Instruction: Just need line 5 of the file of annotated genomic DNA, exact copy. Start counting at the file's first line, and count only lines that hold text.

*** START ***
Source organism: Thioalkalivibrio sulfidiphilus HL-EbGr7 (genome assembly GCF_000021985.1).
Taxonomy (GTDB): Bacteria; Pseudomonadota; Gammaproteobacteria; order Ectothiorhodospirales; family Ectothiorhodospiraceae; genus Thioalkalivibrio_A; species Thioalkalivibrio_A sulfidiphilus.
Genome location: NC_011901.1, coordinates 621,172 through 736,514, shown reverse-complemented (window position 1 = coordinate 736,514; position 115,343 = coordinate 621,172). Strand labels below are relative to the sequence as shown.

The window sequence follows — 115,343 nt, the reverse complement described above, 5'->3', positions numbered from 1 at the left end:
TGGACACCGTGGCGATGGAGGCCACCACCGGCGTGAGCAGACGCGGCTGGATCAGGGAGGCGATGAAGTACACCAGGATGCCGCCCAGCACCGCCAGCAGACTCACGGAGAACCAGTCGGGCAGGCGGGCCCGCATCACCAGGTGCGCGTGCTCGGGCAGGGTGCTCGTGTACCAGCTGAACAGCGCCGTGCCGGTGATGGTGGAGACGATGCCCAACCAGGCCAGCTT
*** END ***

TGGACACCGTGGCGATGGAGGCCACCACCGGCGTGAGCAGACGCGGCTGGATCAGGGAGGCGATGAAGTACACCAGGATGCCGCCCAGCACCGCCAGCAGACTCACGGAGAACCAGTCGGGCAGGCGGGCCCGCATCACCAGGTGCGCGTGCTCGGGCAGGGTGCTCGTGTACCAGCTGAACAGCGCCGTGCCGGTGATGGTGGAGACGATGCCCAACCAGGCCAGCTT